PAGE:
June 27, 2021: The Rock
The southern edge of Spain is home to numerous geopolitical oddities. One of those is Gibraltar, a 6.8 square kilometer (2.6 square mile) self-governing territory of the United Kingdom. It occupies a peninsula next to the Spanish city of La Linea de Conception in the extreme south of Spain.
The prominent geographic feature of Gibraltar is an enormous rock 426 meters (1400 feet) high which occupies most of the peninsula. For this reason, Gibraltar is commonly known as The Rock. Gibraltar also lies at the entrance of the Mediterranean Sea from the Atlantic Ocean. These two factors made Gibraltar a key geostrategic location. Whoever could control Gibraltar could control the Straits of Gibraltar and the global flow of goods.
Gibraltar has a very long history. It was long occupied by Neanderthals, the human species that coexisted with homo sapiens until 50,000 years ago. Since then, homo sapiens have dwelled in Gibraltar´s many caves.
The name Gibraltar comes from the Arabic meaning Mount of Tariq (Tarik was a famous Moorish commander in the 700´s).
After the Reconquista in the late 1400´s, Gibraltar became part of Spain. However, the UK managed to acquire The Rock during the War of Spanish Succession in the early 1700´s. England joined the war so they could fight the French. In Treaty of Utrecht, Spain was forced to surrender Gibraltar in order to get England out of the war.
Spain was not very happy about this and soon after attacked Gibraltar. The greatest attack on Gibraltar (known as the Great Siege) occurred from 1779-1783. Spain figured that the UK would be distracted by the American War of Independence. It turns out that they were not, and Gibraltar managed to hold on.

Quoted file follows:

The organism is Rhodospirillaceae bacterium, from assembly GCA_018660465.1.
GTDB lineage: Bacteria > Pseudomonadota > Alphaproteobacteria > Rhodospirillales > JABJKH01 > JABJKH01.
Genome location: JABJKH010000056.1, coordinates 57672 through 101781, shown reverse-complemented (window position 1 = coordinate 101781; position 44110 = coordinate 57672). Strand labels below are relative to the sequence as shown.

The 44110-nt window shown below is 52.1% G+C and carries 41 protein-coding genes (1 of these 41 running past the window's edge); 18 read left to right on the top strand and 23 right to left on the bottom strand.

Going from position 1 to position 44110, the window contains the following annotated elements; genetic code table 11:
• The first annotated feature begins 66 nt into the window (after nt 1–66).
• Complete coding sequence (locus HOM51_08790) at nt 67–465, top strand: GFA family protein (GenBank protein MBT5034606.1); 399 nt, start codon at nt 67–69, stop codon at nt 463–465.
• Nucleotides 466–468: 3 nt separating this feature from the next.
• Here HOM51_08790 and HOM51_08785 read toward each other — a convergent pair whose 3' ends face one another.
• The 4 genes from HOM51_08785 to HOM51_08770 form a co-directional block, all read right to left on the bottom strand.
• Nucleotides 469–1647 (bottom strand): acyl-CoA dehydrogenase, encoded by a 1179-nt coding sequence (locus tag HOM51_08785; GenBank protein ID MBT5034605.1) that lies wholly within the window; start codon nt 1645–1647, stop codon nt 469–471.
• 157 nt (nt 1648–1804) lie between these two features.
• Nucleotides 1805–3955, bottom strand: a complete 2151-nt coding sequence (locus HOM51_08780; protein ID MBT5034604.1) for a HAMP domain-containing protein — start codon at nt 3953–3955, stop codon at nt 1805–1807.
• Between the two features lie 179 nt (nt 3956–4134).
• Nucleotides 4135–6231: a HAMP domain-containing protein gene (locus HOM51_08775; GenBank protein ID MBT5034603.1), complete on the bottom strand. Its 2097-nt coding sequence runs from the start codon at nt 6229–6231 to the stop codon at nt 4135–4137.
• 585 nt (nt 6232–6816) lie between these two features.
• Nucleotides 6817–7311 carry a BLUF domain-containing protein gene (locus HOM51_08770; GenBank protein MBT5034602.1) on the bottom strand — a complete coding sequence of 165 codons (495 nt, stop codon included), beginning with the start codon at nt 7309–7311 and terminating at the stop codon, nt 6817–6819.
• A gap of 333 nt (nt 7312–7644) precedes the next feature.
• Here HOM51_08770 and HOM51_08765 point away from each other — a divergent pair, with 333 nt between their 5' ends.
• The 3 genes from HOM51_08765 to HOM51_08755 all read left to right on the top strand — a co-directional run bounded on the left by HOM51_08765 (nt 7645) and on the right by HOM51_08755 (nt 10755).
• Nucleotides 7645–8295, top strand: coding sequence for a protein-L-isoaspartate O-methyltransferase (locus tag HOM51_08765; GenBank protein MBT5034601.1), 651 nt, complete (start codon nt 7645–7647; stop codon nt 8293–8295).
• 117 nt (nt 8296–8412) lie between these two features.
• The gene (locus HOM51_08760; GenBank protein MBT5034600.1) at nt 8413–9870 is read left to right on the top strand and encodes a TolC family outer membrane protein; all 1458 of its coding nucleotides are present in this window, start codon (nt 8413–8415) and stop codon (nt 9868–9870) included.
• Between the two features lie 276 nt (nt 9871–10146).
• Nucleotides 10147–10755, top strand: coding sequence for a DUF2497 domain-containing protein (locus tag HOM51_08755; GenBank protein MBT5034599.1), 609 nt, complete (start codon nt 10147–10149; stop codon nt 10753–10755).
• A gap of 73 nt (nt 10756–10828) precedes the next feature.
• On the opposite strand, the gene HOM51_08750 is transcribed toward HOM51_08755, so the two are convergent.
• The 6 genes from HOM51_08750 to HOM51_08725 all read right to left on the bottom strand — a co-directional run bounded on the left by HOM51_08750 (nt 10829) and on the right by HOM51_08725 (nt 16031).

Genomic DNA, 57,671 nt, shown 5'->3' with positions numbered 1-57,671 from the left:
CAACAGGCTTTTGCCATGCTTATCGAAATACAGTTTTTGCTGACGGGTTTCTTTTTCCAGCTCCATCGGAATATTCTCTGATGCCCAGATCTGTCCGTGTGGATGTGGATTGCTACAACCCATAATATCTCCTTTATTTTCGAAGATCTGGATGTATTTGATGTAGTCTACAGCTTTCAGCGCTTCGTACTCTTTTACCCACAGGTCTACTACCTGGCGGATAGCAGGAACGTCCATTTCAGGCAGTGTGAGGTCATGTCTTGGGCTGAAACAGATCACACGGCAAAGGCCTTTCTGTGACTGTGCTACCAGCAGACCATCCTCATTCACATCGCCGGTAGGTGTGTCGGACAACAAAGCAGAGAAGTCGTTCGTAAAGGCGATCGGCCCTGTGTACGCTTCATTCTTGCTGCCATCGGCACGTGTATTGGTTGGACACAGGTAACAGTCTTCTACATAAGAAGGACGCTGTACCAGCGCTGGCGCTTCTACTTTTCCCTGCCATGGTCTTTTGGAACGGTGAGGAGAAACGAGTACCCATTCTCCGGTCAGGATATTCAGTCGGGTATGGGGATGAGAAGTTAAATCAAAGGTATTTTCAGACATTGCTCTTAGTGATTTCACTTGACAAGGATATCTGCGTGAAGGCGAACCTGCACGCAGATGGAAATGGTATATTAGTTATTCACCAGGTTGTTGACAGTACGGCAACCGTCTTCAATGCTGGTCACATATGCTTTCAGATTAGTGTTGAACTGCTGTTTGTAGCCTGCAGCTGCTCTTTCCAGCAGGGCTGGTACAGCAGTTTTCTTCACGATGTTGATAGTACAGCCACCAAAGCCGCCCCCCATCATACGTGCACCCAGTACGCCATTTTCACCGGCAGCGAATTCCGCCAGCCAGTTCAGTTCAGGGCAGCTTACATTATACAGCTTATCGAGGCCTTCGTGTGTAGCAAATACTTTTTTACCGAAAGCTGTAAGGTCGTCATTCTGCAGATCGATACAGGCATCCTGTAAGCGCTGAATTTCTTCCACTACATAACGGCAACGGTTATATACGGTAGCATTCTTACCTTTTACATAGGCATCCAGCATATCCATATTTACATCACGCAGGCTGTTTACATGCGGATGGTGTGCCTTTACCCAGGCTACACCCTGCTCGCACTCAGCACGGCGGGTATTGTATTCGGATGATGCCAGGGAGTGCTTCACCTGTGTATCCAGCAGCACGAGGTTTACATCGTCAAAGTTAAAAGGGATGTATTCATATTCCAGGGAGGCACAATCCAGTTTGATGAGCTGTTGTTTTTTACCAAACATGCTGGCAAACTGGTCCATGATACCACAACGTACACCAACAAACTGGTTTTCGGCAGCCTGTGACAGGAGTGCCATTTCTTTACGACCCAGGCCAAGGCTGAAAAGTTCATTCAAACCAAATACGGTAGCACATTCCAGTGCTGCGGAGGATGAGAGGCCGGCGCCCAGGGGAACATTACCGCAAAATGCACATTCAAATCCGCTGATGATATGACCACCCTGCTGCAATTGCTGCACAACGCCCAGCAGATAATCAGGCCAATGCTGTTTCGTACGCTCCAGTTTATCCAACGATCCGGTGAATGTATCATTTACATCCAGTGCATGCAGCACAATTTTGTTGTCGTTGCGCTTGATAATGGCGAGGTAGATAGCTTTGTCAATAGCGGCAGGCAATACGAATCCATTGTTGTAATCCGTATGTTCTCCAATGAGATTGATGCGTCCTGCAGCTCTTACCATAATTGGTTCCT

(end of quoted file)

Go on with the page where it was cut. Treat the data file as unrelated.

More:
Gibraltar also managed to withstand Napoleon´s troops and, during World War II, a furious aerial assault by Vichy France. It would be fair to say that Gibraltar is one of the greatest military fortresses in the history of the world.
During the Franco era, Gibraltar was completely cut off from Spain because Franco wanted to strangle them into submission (basically the US´s strategy with Cuba), but the citizens of Gibraltar did not give in and, in a referendum, voted overwhelmingly to stay part of the UK. The border reopened in the 1980´s.
Today, Gibraltar is a proud part of the UK. Despite its wayward location, the city-state is an economic powerhouse, especially in the realm of internet gambling (who knew?!?!). Spain still makes a nominal claim to Gibraltar (which is ironic given their own exclaves of Ceuta and Melilla).
As part of Brexit, Gibraltar will soon become part of the Schengen Area. This agreement was put into place because 15,000 Spaniards (50% of Gibraltar´s workforce) commute daily to work into Gibraltar. Soon there will be no border between the territories, which is a big win for both Gibraltar and Spain.
In addition to English, Gibraltarians speak a language called Llanito, which is a hybrid between Spanish and English.
Our Trip to Gibraltar:
The day before, I visited Ceuta, a similarly odd piece of Spain in Africa. While my companions Cezar, Andrew, and Milly did not join me in Ceuta, they were keen on visiting Gibraltar.
After parking at a lot in La Linea, we walked across the border. We got exit stamps in Spain before walking into the British building. A man with the British accent asked us where we were coming from and eventually let us in without stamping our passport.
Suddenly, all the signs were in English, and we passed a red telephone booth. What a shift!!
Before we could reach the town, we first had to walk across the airport runway! The airport was constructed in what was the no-man´s land during the Franco-era standoff. This is the only place in the world where you can walk or drive across an active taxiway. The road closes each time a flight arrives or departs.
Now safely across the runway, after a series of annoying street crossings, we reached the town. It looked like any typical pretty British town…except the weather was much better. Unfortunately, since this was Sunday, most of the shops were closed.
We ate a traditional English breakfast in a square that used to be a defensive fort. Cezar, who used to live in the London, was able to use his UK credit card here. The hostess mentioned that since Brexit, some Spanish credit cards no longer work, which has caused a big hassle for those customers.